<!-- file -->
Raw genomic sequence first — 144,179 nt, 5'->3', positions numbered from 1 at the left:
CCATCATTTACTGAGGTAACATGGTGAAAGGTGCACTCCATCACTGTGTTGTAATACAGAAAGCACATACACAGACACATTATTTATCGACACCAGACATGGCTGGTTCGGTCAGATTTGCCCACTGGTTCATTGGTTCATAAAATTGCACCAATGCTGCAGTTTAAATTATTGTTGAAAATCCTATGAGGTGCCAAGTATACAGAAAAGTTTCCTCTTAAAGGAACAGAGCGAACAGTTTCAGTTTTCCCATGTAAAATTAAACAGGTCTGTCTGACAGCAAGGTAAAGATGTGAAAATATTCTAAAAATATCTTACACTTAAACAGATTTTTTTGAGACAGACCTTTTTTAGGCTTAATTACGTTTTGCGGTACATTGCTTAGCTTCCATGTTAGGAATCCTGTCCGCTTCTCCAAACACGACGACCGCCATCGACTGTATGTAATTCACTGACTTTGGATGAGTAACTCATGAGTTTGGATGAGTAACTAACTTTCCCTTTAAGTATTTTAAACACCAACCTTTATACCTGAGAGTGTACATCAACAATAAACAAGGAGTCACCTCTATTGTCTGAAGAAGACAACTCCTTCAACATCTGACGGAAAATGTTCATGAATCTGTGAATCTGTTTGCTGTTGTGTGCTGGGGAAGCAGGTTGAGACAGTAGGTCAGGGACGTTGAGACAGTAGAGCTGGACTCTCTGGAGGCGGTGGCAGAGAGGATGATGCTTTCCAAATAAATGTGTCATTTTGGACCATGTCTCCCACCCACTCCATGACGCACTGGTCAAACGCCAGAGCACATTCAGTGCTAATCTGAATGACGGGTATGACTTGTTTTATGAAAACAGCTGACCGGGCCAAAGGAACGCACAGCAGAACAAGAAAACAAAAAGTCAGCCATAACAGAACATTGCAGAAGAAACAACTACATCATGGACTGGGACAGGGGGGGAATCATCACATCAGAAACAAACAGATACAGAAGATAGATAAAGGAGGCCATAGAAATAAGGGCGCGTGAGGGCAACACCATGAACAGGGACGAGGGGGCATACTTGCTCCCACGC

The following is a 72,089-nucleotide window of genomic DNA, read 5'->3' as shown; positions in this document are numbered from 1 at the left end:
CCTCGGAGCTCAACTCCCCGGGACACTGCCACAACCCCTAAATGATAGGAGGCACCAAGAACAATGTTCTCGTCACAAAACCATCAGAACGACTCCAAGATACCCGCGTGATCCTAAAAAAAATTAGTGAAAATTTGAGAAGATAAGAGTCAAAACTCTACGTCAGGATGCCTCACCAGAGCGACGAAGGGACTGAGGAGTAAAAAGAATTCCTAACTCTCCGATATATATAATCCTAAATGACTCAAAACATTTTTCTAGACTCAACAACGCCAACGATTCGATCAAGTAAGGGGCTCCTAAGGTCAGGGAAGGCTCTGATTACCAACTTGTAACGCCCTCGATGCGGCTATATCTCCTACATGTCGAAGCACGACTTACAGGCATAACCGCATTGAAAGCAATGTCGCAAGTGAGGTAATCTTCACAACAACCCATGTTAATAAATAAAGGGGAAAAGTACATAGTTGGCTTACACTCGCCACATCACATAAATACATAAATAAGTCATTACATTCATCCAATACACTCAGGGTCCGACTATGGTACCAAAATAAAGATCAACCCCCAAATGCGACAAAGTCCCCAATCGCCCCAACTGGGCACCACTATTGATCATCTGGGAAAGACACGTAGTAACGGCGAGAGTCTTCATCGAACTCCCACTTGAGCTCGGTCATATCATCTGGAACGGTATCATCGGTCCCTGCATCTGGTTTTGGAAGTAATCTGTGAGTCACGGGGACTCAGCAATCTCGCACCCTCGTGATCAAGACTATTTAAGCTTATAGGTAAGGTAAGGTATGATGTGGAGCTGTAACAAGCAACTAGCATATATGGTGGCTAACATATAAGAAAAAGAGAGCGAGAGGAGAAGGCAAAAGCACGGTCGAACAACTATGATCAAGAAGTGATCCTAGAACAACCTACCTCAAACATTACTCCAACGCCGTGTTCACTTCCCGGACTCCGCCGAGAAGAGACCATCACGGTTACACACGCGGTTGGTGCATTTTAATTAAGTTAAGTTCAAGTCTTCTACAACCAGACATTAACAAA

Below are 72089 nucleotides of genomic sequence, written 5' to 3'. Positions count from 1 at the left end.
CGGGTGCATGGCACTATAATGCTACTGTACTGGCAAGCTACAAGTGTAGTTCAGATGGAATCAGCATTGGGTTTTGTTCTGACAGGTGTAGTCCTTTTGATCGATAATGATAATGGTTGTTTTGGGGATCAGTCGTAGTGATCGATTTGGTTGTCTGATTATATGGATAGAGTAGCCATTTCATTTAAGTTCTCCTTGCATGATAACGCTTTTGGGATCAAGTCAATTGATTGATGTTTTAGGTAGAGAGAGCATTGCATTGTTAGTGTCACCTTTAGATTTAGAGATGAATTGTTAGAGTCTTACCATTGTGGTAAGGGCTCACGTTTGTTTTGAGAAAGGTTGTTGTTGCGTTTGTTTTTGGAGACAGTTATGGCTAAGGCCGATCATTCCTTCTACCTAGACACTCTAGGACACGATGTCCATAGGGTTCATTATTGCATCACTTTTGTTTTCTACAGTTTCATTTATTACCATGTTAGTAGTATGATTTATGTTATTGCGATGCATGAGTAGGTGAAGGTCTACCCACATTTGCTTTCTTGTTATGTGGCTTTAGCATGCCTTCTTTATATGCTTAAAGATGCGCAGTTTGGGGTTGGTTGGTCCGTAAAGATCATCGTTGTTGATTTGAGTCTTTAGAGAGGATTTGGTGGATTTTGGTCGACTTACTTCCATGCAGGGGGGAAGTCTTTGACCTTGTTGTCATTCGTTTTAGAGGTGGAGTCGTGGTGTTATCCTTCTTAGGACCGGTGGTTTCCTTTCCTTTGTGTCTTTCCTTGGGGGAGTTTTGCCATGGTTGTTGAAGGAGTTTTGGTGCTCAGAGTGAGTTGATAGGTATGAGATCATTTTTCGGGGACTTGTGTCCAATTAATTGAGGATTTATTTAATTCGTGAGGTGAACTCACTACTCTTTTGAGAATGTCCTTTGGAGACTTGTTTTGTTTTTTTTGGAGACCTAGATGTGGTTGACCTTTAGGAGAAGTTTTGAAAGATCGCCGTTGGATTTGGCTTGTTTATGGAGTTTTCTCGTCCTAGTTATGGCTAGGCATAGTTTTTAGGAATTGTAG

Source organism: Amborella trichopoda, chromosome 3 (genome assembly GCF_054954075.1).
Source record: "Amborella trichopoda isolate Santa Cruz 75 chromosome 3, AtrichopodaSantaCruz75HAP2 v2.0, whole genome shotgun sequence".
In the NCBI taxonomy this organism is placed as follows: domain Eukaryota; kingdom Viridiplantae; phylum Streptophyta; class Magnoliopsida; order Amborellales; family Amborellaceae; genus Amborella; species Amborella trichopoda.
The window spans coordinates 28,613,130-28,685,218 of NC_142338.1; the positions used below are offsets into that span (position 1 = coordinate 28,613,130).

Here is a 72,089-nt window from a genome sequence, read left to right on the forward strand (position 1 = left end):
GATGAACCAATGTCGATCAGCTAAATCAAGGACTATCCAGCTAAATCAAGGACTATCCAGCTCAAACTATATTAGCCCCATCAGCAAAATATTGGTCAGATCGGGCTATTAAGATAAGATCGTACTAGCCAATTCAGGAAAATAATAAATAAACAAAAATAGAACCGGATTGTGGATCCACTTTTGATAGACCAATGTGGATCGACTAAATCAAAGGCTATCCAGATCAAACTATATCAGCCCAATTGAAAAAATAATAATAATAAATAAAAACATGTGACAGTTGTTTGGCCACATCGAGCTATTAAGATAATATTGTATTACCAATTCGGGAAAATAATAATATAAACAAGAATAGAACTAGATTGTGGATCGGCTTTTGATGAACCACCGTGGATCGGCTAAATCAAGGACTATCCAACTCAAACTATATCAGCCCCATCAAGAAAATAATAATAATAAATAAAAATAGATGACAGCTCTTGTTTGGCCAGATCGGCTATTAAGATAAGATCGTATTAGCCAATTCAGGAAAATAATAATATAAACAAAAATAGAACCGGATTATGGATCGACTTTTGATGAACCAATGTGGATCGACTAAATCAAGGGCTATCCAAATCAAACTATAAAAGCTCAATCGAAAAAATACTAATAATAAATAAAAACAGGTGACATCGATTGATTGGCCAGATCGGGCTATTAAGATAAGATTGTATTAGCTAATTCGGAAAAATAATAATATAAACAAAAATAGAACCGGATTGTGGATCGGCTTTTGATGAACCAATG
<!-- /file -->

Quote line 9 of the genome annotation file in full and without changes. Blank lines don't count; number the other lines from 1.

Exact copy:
In the NCBI taxonomy this organism is placed as follows: domain Eukaryota; kingdom Viridiplantae; phylum Streptophyta; class Magnoliopsida; order Amborellales; family Amborellaceae; genus Amborella; species Amborella trichopoda.